- The saga of Mark DeRosa:
The litany of mistakes that cost the Cubs what was their last World Series chance with this current group and with Lou Piniella as manager began in game one of the NLDS in 2008 as Piniella chose to start Ryan Dempster. Dempster had a fantastic year and statistically, deserved the game one start; realistically, he is not the guy you want starting game one of a playoff series; and his results bore that out.
After the Dodgers dispatched the Cubs like debris after a would-be Cubs ticker tape parade, the Cubs made another series of ghastly blunders. The Milton Bradley signing is a gaffe that requires no discussion; the other mistake was trading Mark DeRosa to the Indians for minor league pitchers Chris Archer, John Gaub and Jeff Stevens.
The three minor league pitchers look to be talented in judging by their stats, but the idea in making that deal for the Cubs was not to bring in some young pitching to replenish a destitute farm system; the idea was to piece together some chips to get Jake Peavy from the Padres. This move is the latest example of a GM----Jim Hendry----going against his manager's wishes and making a decision with it in his mind's eye for an even bigger move far off on the horizon. Piniella did not want to trade DeRosa; and he most certainly didn't want to have to deal with Milton Bradley; and they didn't even get Peavy!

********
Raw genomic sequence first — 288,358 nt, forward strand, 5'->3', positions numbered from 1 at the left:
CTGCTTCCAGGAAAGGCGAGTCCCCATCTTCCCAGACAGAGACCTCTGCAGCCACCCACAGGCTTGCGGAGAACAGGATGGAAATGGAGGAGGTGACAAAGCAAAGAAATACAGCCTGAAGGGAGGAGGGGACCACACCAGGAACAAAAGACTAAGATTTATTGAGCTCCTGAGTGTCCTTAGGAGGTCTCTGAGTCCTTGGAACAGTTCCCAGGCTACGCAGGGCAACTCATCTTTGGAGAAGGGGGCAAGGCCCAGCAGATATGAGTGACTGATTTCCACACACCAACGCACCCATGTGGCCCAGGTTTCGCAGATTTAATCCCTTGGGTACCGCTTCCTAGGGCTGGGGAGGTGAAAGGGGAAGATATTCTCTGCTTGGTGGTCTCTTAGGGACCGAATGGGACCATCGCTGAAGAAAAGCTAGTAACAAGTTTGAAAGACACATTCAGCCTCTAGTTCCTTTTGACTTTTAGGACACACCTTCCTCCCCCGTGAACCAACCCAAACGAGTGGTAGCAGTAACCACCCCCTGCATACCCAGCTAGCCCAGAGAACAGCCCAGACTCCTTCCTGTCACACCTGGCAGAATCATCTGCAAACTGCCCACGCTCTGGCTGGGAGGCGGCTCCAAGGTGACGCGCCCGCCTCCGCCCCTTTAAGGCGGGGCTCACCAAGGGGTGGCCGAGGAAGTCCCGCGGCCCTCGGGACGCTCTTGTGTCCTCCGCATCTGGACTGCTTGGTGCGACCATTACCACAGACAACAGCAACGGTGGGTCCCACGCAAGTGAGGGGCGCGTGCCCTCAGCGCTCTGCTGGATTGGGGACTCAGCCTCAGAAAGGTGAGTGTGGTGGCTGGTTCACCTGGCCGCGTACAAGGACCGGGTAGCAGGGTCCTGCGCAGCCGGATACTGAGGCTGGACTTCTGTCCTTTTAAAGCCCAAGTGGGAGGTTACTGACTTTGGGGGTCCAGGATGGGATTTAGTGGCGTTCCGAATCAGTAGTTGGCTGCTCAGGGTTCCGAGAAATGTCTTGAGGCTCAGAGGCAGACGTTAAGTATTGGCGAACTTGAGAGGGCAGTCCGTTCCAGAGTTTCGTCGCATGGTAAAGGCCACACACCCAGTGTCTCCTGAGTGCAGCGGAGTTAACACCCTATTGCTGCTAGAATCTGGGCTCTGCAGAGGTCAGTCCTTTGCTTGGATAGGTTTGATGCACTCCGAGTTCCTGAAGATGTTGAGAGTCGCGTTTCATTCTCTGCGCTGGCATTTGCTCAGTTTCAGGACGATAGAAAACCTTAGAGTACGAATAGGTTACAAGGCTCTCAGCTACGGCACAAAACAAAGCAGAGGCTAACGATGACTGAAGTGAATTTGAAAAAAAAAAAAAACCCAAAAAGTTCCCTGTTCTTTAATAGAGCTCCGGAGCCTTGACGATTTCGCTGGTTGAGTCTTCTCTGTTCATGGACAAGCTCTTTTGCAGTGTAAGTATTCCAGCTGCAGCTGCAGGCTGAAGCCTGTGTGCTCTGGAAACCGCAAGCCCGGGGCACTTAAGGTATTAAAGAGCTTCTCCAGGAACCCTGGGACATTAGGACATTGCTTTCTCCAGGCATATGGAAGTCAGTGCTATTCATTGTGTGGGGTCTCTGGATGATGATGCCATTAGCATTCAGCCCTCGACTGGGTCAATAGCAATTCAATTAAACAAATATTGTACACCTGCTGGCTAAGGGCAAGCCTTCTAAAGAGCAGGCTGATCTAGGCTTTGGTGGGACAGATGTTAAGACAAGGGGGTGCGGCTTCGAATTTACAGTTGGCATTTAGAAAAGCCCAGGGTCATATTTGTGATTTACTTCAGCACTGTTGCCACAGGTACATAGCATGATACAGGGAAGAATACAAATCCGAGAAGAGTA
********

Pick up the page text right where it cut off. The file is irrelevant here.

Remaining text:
In a trade reminiscent of the ridiculous Paul DePodesta decision to jettison a chunk of the Dodgers roster in 2004 as they were rolling toward the playoffs and possibly the World Series, Hendry didn't learn from another GM's mistake.
In the hopes of spinning Brad Penny off to the Diamondbacks for Randy Johnson while not having a deal in place with either the Diamondbacks or Johnson himself, DePodesta wrecked the Dodgers on and off the field in one swift and stupid strike. Only someone without even the most basic comprehension of clubhouse chemistry would've thought that Bradley being in the clubhouse instead of DeRosa was an upgrade. The fiery "do anything and everything to win" DeRosa was the glue of the Cubs clubhouse and he was gone----and they didn't even get Peavy!!